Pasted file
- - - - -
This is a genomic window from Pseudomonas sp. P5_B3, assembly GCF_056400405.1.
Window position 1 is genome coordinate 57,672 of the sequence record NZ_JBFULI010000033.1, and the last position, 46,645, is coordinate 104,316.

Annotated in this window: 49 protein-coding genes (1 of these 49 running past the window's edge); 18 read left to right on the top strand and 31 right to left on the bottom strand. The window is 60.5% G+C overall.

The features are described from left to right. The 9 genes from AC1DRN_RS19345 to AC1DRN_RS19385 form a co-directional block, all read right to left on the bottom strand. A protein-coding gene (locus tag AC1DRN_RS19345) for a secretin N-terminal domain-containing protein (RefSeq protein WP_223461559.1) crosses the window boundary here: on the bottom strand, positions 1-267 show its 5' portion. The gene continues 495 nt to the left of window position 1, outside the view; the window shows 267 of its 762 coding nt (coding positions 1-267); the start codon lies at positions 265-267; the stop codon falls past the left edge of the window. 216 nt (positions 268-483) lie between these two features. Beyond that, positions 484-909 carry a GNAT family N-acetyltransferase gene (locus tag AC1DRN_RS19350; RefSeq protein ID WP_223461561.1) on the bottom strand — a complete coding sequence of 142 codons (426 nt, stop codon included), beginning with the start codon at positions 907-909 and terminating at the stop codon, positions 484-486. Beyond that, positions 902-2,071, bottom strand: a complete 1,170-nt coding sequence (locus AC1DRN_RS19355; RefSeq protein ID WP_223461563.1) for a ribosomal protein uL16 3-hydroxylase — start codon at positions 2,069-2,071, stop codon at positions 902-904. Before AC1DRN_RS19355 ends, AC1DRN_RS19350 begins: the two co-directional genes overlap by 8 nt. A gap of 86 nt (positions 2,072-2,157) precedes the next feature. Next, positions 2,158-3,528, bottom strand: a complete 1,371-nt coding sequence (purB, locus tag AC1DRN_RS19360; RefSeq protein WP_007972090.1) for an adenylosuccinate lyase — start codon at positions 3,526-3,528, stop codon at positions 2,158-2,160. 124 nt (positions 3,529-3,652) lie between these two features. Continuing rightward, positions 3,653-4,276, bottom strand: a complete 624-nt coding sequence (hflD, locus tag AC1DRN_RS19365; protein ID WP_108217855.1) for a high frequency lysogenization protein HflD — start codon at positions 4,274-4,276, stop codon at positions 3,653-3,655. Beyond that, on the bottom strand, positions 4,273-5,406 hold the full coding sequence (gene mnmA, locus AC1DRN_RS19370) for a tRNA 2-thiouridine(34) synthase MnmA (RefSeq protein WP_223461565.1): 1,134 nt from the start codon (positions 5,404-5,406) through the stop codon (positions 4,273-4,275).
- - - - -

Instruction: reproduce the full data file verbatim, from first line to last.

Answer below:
This is a genomic window from Pseudomonas sp. P5_B3, assembly GCF_056400405.1.
Window position 1 is genome coordinate 57,672 of the sequence record NZ_JBFULI010000033.1, and the last position, 46,645, is coordinate 104,316.

Annotated in this window: 49 protein-coding genes (1 of these 49 running past the window's edge); 18 read left to right on the top strand and 31 right to left on the bottom strand. The window is 60.5% G+C overall.

The features are described from left to right. The 9 genes from AC1DRN_RS19345 to AC1DRN_RS19385 form a co-directional block, all read right to left on the bottom strand. A protein-coding gene (locus tag AC1DRN_RS19345) for a secretin N-terminal domain-containing protein (RefSeq protein WP_223461559.1) crosses the window boundary here: on the bottom strand, positions 1-267 show its 5' portion. The gene continues 495 nt to the left of window position 1, outside the view; the window shows 267 of its 762 coding nt (coding positions 1-267); the start codon lies at positions 265-267; the stop codon falls past the left edge of the window. 216 nt (positions 268-483) lie between these two features. Beyond that, positions 484-909 carry a GNAT family N-acetyltransferase gene (locus tag AC1DRN_RS19350; RefSeq protein ID WP_223461561.1) on the bottom strand — a complete coding sequence of 142 codons (426 nt, stop codon included), beginning with the start codon at positions 907-909 and terminating at the stop codon, positions 484-486. Beyond that, positions 902-2,071, bottom strand: a complete 1,170-nt coding sequence (locus AC1DRN_RS19355; RefSeq protein ID WP_223461563.1) for a ribosomal protein uL16 3-hydroxylase — start codon at positions 2,069-2,071, stop codon at positions 902-904. Before AC1DRN_RS19355 ends, AC1DRN_RS19350 begins: the two co-directional genes overlap by 8 nt. A gap of 86 nt (positions 2,072-2,157) precedes the next feature. Next, positions 2,158-3,528, bottom strand: a complete 1,371-nt coding sequence (purB, locus tag AC1DRN_RS19360; RefSeq protein WP_007972090.1) for an adenylosuccinate lyase — start codon at positions 3,526-3,528, stop codon at positions 2,158-2,160. 124 nt (positions 3,529-3,652) lie between these two features. Continuing rightward, positions 3,653-4,276, bottom strand: a complete 624-nt coding sequence (hflD, locus tag AC1DRN_RS19365; protein ID WP_108217855.1) for a high frequency lysogenization protein HflD — start codon at positions 4,274-4,276, stop codon at positions 3,653-3,655. Beyond that, on the bottom strand, positions 4,273-5,406 hold the full coding sequence (gene mnmA, locus AC1DRN_RS19370) for a tRNA 2-thiouridine(34) synthase MnmA (RefSeq protein WP_223461565.1): 1,134 nt from the start codon (positions 5,404-5,406) through the stop codon (positions 4,273-4,275).